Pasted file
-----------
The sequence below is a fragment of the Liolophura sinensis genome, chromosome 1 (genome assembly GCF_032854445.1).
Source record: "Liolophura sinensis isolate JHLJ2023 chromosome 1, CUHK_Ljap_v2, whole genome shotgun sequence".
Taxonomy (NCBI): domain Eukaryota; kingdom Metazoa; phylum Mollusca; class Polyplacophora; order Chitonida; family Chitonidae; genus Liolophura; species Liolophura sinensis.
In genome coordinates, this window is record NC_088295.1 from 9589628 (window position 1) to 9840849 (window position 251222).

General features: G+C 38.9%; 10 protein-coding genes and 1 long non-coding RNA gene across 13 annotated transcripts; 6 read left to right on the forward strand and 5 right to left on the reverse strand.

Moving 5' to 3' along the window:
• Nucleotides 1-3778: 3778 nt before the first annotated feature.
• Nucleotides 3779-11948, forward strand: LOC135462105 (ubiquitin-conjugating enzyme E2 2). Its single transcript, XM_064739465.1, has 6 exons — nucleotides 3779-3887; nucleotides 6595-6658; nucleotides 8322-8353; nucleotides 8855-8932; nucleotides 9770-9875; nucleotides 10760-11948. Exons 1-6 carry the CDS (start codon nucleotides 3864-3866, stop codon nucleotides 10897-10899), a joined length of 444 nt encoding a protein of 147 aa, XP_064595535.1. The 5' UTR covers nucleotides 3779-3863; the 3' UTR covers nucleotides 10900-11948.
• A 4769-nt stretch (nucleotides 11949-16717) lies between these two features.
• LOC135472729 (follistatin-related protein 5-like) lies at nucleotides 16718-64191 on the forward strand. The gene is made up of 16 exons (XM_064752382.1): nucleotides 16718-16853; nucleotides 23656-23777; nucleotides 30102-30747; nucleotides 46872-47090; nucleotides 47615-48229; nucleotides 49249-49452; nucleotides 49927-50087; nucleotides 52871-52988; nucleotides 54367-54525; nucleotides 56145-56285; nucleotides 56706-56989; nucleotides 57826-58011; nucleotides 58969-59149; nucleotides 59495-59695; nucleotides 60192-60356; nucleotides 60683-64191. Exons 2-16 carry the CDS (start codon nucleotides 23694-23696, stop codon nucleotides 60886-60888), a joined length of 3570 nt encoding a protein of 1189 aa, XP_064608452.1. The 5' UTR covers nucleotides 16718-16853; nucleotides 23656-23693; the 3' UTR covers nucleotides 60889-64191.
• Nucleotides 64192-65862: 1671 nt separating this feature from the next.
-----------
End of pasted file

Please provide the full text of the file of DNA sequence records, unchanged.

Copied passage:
The sequence below is a fragment of the Liolophura sinensis genome, chromosome 1 (genome assembly GCF_032854445.1).
Source record: "Liolophura sinensis isolate JHLJ2023 chromosome 1, CUHK_Ljap_v2, whole genome shotgun sequence".
Taxonomy (NCBI): domain Eukaryota; kingdom Metazoa; phylum Mollusca; class Polyplacophora; order Chitonida; family Chitonidae; genus Liolophura; species Liolophura sinensis.
In genome coordinates, this window is record NC_088295.1 from 9589628 (window position 1) to 9840849 (window position 251222).

General features: G+C 38.9%; 10 protein-coding genes and 1 long non-coding RNA gene across 13 annotated transcripts; 6 read left to right on the forward strand and 5 right to left on the reverse strand.

Moving 5' to 3' along the window:
• Nucleotides 1-3778: 3778 nt before the first annotated feature.
• Nucleotides 3779-11948, forward strand: LOC135462105 (ubiquitin-conjugating enzyme E2 2). Its single transcript, XM_064739465.1, has 6 exons — nucleotides 3779-3887; nucleotides 6595-6658; nucleotides 8322-8353; nucleotides 8855-8932; nucleotides 9770-9875; nucleotides 10760-11948. Exons 1-6 carry the CDS (start codon nucleotides 3864-3866, stop codon nucleotides 10897-10899), a joined length of 444 nt encoding a protein of 147 aa, XP_064595535.1. The 5' UTR covers nucleotides 3779-3863; the 3' UTR covers nucleotides 10900-11948.
• A 4769-nt stretch (nucleotides 11949-16717) lies between these two features.
• LOC135472729 (follistatin-related protein 5-like) lies at nucleotides 16718-64191 on the forward strand. The gene is made up of 16 exons (XM_064752382.1): nucleotides 16718-16853; nucleotides 23656-23777; nucleotides 30102-30747; nucleotides 46872-47090; nucleotides 47615-48229; nucleotides 49249-49452; nucleotides 49927-50087; nucleotides 52871-52988; nucleotides 54367-54525; nucleotides 56145-56285; nucleotides 56706-56989; nucleotides 57826-58011; nucleotides 58969-59149; nucleotides 59495-59695; nucleotides 60192-60356; nucleotides 60683-64191. Exons 2-16 carry the CDS (start codon nucleotides 23694-23696, stop codon nucleotides 60886-60888), a joined length of 3570 nt encoding a protein of 1189 aa, XP_064608452.1. The 5' UTR covers nucleotides 16718-16853; nucleotides 23656-23693; the 3' UTR covers nucleotides 60889-64191.
• Nucleotides 64192-65862: 1671 nt separating this feature from the next.